The 11th and 12th centuries were a time of great disputes with other authors of vedanta such as Bhaskara, Ramanuja, Nimbarka and Madhva. Unfortunately these disputes were often only oral. These authors were also the objects of later polemics, unlike the previous period in which the thinkers of samkhya, mahayana and purva-mimamsa constituted the purva-paksa. From the 12th century onward, advaita directed more attention to the problems of logic. Shri Harsa was an important author of this period. In his work Khandana-khanda-khadya he showed how the nyaya school failed in their definitions of various concepts. Shri Harsa's works were commented on not only by the advaitists, but also by the naiyayists. One of the advaitists who commented on Shri Harsa was Citsukha, a disciple of Jnanottama. Like the author upon who he commented, Citsukha used a dialectic method somewhat similar to that of Nagarjuna. Sukhaprakasha, a disciple of Citsukha, was active in the 13th century. In turn, Sukhaprakasha's disciple, Amalananda, composed two important works, the Vedanta-kalpataru and the Panca-padika-darpana, in which he discussed the bhamati and vivarana schools. Anandagiri is known as the commentator of the comentaries on the Upanishads ascribed to Shankara. In the 14th century two authors, Bharati Tirtha and Vidyaranya, wrote several works together: Adhikarana-ratna-mala, Jivan-mukti-viveka, Pannca-dashi, Anubhuti-prakasha, Vivarana-prameya-samgraha. In this same period a work was written that described all the philosophical schools of the time in India, Sarva-darshana-samgraha, with advaita presented as the ultimate truth. In the 14th and 15th centuries, with the development of the Vijayanagaru empire, conditions were favorable to the cultivation of traditional schools of Hindu thought. There were many writers of advaita in that period. Sadananda in particular is noteworhty. His work Vedantasara still enjoys great popularity today and is used as an introductory textbook for advaita. The most important philosopher of advaita in the 16th century was Prakashananda Sarasvati. In his work Vedanta-siddhanta-muktavali, he deparated from both minor schools of bhamati and vivarana, but he did not have many imitators. At that time vivarana was clearly predominant. One of its representatives was Nrsimhashrama. In his writings he raised epistemological problems and carried on a polemic with dvaita-vedanta. In the 17th century there were philosophers who were not sannyasi and whose names ended in Diksita which could be carried only by those who had performed certain vedic sacrifices. Appayya Diksita was the most important and was the author of the Siddhanta-lesha-samgraha. Appayya returned to the bhamati school but tried to show that there are no real philosophical differences between the two minor schools in fundamental matters; they differ in their emphasis and in the use of somewhat different techniques in proving the same theses. One minor school places more emphasis on epistemology, while the other emphasizes ontology, but there is no contradiction between them. Appayya also polemicized with the views of dvaita-vedanta. Sadashiva-brahmendra and Upanisadbrahmendra should be mentioned as 18th century philosophers of advaita from southern India. There are many legends about Sadashiva-brahmendra as a saint and worker of miracles. Upanisadbrahmendra was the author of the first commentary on all the 108 Upanishads mentioned in the Muktikopanisad. In the 19th century, the thought of Appayya Diksita was continued by Tyagaraja-makhin.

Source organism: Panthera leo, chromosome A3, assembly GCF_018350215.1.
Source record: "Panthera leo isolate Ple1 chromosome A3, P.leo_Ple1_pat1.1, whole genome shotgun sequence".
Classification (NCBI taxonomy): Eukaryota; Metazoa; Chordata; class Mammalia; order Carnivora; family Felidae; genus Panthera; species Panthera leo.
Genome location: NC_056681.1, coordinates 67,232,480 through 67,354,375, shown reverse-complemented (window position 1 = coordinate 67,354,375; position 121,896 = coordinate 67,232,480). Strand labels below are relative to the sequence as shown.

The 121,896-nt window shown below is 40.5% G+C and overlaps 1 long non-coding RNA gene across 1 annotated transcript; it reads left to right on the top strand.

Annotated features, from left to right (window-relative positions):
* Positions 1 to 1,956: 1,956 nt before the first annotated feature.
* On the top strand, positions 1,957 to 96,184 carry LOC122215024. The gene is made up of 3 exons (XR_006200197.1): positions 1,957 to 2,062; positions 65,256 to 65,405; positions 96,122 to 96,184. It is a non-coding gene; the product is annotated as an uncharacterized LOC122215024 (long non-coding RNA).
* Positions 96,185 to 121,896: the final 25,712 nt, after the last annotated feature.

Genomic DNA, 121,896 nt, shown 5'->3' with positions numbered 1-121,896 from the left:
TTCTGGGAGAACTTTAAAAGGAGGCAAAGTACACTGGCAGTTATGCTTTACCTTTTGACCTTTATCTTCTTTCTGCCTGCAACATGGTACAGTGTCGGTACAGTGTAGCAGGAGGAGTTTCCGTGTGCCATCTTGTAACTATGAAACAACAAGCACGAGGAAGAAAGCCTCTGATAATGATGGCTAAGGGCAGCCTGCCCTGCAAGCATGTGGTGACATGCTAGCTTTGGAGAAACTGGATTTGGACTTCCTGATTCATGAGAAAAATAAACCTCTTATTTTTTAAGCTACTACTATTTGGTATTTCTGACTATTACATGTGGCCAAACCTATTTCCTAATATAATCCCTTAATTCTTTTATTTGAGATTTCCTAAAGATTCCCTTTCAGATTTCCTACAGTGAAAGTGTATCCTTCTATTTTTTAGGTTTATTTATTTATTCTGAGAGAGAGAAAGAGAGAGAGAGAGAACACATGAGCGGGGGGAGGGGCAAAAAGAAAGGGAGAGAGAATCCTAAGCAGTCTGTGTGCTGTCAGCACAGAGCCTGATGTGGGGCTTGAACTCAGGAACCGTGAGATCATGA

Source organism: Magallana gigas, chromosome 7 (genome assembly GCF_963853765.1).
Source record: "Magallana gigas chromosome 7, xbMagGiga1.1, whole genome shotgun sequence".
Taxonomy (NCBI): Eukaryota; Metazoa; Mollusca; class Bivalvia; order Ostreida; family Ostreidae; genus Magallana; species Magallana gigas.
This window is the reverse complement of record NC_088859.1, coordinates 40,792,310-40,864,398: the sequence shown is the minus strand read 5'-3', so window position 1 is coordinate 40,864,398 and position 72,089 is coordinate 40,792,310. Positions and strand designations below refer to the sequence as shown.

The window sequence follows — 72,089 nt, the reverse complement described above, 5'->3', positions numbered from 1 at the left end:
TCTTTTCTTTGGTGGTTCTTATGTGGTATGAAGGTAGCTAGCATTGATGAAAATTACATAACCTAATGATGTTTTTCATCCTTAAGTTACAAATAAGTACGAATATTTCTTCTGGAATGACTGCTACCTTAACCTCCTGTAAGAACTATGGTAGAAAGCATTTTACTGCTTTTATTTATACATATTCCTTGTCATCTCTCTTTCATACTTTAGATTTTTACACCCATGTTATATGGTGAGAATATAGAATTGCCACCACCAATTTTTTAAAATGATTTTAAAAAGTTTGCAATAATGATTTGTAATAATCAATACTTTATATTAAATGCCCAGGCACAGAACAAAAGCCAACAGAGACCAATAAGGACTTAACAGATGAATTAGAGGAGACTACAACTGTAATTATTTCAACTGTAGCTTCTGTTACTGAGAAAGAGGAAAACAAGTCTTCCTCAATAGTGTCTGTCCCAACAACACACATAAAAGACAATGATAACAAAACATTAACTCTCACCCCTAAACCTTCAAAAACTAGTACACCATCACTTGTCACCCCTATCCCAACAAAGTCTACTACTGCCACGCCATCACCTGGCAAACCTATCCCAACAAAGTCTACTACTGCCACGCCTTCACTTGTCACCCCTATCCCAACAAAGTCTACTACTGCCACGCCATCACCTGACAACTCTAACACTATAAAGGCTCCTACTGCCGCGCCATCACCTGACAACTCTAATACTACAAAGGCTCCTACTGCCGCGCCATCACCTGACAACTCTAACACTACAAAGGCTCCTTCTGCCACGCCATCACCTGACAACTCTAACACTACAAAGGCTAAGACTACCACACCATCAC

Advaita is still a living school. It is hard to count the publications, publishers and periodicals dedicated to it. No other philosophical school has influenced the world-view and spirituality of Hindus as much as advaita.

N.B. Chakraborty, The Advaita Concept of Falsity — a Critical Study, Ca 1967; M. Biardeau, La philosophie de Mandana Miśra vue à partir de Brahmasiddhi, P 1969; E. Deutch Eliot, Advaita Vedanta — a Philosophical Reconstruction, Honolulu 1969; Encyclopedia of Indian Philosophies, I Delhi 1970, III Pri 1981; R. Balasubramanian, Advaita Vedanta, Ma 1976; P. Hacker, Eigentümlichkeiten der Lehre und Terminologie Śankaras: Avidya, Namarupa, Maya, Iśvara, in: Kleine Schriften, Wie 1978; idem, Die Lehre von den Realitätsgraden im Advaita Vedanta, Delhi 1980; A.O. Fort, The Concept of Susupta in Advaita Vedanta, Annals of the Bhandarkar Oriental Research Institute, Poona 61 (1981) 1-4; M. Bos, After the Rise of Knowledge, Wiener Zeitschrift für die Kunde Südasiens und für Indische Philosophie 27 (1983); E. A. Solomon, Avidya — its aśraya and visaya, Sambodhi 13 (1985); U.A. Vinay Kumar, Existence of Self and adhyasa in Advaita, Journal of Indian Philosophy 16 (1988); T.M.P. Mahadevan, Superimposition in Advaita Vedanta, ND 1985; G. Oberhammer, La délivrance, de cette vie (jivanmukti), P 1994.

Paweł Sajdek